His eyes! His face! His body! His dancing! Honestly, I have no qualms about saying Roshan's dance skills put Michael Jackson's to shame. Don't get me wrong, Jackson was a damn good dancer. Roshan is undoubtedly better. Of course, Roshan's 'complete package' and a hotness level of 17 on scale of 1 to 10, eclipses everything else anyway. (sigh...). He truly is stunningly beautiful, isn't he? (sigh..). No, really. I'm fine. (sigh...).

Of course, the one thing Bollywood musicals very rarely celebrate, is gay love. Step right up, Prince Harris. Oh - Let me 'splain, Lucy. If Ellen is our High Queen Lesbian and Elton our High Queen Queen, then America's gay boy next door Neil Patrick Harris is decidedly our naughty, irascible and adorable Clown Prince Harry, providing an exceptionally positive role model for today's queer youth, whether he acknowledges it or not. Neil has a YouTube channel called "Neil's Puppet Dreams," which is a series of shorts in which Neil 'dreams in puppet.' Often silly, sometimes racy and always  hilarious, I've been a fan from the start. In the 'Season Finale,' Harris and company go after about 104 topics (alight, maybe 6 or 7...) in their best, most elaborate and smartest episode yet:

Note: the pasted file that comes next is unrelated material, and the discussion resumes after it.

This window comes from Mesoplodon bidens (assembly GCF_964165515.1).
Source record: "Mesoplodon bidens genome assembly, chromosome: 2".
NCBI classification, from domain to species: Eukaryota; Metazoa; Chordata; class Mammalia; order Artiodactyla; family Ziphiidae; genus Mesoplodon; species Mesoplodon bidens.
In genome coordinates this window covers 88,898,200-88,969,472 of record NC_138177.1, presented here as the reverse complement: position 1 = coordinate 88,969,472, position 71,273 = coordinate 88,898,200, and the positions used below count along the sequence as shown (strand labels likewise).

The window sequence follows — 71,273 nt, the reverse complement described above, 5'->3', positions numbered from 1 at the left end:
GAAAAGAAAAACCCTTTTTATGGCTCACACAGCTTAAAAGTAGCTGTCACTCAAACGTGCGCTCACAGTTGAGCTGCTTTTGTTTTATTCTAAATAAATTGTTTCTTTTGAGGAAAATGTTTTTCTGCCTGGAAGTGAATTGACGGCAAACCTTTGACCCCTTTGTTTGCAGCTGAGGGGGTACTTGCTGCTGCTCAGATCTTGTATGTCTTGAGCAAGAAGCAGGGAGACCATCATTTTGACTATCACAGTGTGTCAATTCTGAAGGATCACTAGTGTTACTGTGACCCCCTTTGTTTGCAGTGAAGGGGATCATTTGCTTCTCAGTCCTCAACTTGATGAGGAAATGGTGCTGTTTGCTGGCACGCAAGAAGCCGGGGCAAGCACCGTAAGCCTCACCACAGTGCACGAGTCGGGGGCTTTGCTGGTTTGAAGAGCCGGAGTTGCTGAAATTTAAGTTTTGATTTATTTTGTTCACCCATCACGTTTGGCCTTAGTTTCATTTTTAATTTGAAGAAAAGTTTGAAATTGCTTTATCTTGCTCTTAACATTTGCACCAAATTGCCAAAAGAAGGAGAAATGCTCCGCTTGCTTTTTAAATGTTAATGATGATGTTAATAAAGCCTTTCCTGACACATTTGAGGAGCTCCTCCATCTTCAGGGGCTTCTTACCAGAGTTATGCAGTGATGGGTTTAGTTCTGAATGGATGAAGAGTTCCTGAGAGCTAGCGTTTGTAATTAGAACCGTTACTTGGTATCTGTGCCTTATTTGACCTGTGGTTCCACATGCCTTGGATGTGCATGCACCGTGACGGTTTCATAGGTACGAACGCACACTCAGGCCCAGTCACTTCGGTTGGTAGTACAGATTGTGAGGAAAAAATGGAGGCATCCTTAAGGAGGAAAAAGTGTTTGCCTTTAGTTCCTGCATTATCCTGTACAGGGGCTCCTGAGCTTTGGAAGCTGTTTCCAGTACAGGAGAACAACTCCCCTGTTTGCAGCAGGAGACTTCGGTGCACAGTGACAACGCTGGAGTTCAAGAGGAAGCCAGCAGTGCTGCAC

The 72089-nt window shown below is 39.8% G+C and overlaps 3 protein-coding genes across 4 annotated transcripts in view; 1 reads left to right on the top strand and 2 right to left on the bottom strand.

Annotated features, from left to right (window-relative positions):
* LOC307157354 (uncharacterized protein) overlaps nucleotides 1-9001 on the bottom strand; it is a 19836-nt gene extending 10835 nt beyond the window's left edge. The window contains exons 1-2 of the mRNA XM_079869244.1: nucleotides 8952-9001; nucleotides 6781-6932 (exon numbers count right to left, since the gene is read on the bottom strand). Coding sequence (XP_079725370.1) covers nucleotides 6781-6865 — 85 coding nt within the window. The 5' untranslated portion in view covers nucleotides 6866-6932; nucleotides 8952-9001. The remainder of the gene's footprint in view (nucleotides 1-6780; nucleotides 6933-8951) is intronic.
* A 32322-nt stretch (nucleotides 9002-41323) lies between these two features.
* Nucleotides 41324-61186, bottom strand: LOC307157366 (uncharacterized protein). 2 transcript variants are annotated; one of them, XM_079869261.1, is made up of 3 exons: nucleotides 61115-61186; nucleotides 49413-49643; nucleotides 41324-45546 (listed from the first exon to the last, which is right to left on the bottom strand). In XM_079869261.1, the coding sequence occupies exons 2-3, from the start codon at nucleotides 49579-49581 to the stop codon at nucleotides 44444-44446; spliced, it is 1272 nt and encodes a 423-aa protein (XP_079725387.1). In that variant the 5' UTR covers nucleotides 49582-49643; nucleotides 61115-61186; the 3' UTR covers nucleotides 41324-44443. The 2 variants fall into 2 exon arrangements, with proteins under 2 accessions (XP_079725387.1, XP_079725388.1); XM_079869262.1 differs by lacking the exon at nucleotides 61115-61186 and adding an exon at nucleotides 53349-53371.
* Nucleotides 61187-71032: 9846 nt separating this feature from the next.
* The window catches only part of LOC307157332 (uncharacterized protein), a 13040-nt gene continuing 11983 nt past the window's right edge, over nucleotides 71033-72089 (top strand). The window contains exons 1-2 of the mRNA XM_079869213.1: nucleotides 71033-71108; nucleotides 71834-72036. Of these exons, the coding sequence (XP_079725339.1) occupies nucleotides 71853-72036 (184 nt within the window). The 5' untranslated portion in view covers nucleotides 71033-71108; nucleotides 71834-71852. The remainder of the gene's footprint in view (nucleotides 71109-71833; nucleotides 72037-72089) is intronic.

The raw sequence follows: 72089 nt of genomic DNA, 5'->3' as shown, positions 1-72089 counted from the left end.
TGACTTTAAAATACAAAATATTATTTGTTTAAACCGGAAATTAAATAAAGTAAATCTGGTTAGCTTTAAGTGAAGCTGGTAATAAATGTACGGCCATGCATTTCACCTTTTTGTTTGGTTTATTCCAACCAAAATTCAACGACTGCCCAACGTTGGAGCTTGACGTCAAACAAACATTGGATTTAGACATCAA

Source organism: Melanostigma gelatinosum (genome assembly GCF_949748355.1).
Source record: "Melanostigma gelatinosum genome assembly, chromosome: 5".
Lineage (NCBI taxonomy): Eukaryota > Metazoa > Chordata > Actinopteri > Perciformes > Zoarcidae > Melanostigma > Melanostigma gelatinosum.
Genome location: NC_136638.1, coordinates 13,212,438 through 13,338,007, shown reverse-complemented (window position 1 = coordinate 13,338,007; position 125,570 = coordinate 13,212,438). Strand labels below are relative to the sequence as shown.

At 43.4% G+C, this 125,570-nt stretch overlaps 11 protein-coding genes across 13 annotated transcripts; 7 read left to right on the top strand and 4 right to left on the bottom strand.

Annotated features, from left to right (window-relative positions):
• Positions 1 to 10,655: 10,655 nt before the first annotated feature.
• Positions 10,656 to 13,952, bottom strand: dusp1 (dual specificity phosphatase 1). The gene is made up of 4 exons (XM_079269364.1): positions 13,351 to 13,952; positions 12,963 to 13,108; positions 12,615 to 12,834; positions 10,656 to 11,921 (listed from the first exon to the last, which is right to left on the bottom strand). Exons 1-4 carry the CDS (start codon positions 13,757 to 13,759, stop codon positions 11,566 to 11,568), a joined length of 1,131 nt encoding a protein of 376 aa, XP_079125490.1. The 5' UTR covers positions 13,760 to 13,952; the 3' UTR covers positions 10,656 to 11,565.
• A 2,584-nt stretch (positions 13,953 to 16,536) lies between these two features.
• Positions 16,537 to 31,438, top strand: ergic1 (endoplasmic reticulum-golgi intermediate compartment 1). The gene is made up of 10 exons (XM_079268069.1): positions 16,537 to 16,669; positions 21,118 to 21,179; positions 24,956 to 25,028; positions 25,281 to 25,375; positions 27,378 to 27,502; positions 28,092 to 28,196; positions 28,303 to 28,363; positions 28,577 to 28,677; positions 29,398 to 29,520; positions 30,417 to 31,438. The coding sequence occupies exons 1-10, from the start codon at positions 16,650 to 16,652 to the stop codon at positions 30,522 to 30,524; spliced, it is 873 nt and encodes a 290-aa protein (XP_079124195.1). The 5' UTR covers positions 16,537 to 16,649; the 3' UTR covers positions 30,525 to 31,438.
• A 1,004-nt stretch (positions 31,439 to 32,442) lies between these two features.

The man makes me smile every time I see him, no matter what he's doing and seeing him in a splashy, exceptionally clever, pointed and funny Bollywood parody is a treat. Seriously, who doesn't love Neil Patrick Harris? I know of no one.

And since we're in Bollywood, it's only a slightly longer flight to Oz. In what be the stretchiest segue ever, Australia is the Eastern Hemisphere's equivalent to the U.S. in it's scared-to-commit but happy-to-accept-pink-dollars attitudes. The popular majority supports Marriage Equality, but the governing conservatives do not. Sound familiar? The difference is, Australia has never been afraid to openly, joyously and willingly court gay tourism. Via (site may be NSFW), comes this video promoting a party called "John Homosocial (Australia Day Weekend)." While there is no actual nudity, plenty of very naughty things are rather obviously implied and it may well be NSFW: